Mike Michalowicz

Know Like Trust & Try

Customers buy from vendors they know, like and trust.

Chances are you will buy a Pepsi or Coke over a generic soda, even if the generic pop is cheaper. You do this because you know, like and trust the Pepsi or Coke brand. Maybe you know, like and trust a brand so much that you have built a loyalty to it and vow never to consume the other brand.

If you are the generic soda brand, you are in for a hard battle to win over customers. The ingredients could be the same, the flavors identical, but the generic soda will still struggle since it isn’t the recognized (another term for know, like and trust) brand. Beating the incumbents has always been hard, and it just got harder (or easier if you play your cards right). Add in the fourth factor – try.

Customers have become so jaded by all the sales techniques used by companies to break through the know, like, trust barrier, that they have become harder than ever to persuade. To get a customer to consume your brand you must give them the ability to try it, without any risk or consequence. You must allow customers to sample your offering and prove to themselves that you are to be liked and trusted.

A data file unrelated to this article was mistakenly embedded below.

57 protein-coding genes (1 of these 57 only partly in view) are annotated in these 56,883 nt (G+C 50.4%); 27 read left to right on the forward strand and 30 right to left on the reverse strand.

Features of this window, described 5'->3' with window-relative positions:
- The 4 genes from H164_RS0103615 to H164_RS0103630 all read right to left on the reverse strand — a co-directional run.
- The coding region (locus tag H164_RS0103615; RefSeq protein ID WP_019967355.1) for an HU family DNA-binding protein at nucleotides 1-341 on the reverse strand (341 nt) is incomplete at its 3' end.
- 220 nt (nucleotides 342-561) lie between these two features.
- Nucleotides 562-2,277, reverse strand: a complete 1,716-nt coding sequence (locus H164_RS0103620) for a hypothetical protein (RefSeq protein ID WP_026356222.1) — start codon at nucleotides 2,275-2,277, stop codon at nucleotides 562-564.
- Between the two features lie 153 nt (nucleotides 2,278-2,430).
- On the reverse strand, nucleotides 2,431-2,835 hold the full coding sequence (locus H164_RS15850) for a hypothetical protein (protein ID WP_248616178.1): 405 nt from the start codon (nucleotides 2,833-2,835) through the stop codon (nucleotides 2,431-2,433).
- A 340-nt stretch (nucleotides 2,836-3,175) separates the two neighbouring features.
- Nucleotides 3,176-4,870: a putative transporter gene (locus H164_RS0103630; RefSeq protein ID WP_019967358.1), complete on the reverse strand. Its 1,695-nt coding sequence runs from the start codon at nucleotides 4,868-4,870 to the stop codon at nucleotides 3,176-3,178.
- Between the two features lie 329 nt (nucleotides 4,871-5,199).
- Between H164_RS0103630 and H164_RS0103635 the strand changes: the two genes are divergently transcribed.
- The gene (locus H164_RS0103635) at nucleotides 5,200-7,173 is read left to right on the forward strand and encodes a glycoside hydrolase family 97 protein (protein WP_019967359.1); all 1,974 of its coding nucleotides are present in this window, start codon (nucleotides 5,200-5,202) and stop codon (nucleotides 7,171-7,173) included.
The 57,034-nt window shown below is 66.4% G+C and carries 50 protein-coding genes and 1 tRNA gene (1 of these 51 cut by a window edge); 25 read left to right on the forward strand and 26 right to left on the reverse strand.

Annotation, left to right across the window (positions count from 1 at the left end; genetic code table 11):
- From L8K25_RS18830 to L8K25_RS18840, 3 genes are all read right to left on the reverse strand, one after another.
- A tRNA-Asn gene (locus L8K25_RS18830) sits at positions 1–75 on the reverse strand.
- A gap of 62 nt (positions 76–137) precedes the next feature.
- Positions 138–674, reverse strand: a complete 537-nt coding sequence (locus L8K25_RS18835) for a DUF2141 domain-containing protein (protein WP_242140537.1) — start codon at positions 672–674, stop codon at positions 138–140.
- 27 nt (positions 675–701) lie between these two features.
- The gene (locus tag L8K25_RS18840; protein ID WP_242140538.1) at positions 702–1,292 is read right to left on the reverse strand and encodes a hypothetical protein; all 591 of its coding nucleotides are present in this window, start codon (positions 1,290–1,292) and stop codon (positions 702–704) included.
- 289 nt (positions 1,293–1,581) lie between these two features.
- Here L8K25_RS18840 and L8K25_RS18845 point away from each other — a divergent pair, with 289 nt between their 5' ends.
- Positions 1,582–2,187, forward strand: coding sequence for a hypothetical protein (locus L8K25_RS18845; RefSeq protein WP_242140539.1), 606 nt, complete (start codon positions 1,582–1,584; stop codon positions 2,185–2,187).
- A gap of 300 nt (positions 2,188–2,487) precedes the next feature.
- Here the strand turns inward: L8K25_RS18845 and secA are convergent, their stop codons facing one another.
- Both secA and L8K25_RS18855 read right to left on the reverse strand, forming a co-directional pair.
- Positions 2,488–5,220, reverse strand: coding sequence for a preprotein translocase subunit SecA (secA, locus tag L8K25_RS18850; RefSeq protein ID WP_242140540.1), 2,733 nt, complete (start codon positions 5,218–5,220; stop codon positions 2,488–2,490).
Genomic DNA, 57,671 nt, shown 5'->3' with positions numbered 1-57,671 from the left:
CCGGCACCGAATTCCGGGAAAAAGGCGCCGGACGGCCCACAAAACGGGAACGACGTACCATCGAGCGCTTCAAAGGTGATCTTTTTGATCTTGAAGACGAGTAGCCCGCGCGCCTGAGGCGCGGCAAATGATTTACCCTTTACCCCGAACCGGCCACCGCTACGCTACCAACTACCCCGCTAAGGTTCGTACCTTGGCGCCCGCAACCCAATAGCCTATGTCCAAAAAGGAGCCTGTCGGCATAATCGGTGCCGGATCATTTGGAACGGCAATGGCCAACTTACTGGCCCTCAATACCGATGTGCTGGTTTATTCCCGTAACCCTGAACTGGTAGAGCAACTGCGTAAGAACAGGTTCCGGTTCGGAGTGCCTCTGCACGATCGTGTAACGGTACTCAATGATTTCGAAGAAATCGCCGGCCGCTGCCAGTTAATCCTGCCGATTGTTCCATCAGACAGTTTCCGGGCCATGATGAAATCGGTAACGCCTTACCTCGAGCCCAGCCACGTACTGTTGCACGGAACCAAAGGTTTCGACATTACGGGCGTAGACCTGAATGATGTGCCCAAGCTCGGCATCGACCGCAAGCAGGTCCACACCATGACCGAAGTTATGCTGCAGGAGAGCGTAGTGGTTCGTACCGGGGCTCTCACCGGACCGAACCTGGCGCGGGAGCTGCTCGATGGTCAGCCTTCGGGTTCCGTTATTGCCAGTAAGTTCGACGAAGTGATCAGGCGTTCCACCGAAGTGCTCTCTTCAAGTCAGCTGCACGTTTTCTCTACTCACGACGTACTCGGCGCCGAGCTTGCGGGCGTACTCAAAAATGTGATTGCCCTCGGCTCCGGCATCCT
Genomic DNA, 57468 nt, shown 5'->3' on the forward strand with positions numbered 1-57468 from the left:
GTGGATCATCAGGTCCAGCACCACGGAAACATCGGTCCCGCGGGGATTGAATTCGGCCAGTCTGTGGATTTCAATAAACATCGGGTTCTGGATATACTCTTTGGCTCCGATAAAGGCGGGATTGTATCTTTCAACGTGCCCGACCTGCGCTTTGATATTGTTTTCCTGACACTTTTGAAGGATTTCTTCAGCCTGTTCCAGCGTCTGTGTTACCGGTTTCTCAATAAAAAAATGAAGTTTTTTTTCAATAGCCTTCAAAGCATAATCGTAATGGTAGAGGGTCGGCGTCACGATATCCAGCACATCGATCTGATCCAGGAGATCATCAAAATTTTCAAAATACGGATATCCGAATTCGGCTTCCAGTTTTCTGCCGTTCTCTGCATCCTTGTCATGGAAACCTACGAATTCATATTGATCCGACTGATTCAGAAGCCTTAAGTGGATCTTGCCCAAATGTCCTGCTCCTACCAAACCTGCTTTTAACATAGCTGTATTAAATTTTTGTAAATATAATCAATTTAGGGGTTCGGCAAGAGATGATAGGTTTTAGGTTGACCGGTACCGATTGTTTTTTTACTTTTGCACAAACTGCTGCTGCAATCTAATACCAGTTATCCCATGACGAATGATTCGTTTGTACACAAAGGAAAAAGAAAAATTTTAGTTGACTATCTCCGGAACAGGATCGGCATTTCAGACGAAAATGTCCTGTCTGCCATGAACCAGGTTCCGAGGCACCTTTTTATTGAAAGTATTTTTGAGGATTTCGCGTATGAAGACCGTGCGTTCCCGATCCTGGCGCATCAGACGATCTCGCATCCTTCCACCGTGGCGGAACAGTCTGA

Stay in front of your top prospects constantly. That will establish know, like and trust. Additionally give them an ability to try you out, without cost or consequence. That will establish the most important component of attracting customers – they will prove it to themselves that you are the best – scratch that – only choice.

Article written by :
Mike Michalowicz
Mike Michalowicz is the author of The Pumpkin Plan and the "entrepreneur's cult classic" (BusinessWeek) The Toilet Paper Entrepreneur. Having built and sold two multi-million dollar companies of his own, Mike is the CEO of Provendus Group, a business growth consulting firm that reignites growth in companies that have plateaued. www.ProvendusGroup.com.
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2 Responses to Know Like Trust & Try

  1. jane makumbe says:

    Thank you for the article customers develop trust with a product or brand they have known tried and trusted and it is good to develop a relation ship with your customers, follow up, having their feed back at the same time having promotions.

  2. I think you nailed it, Jane, with the words “follow up.” Professional persistence builds trust. The more frequently we have a favorable experience with someone, the more trust builds.

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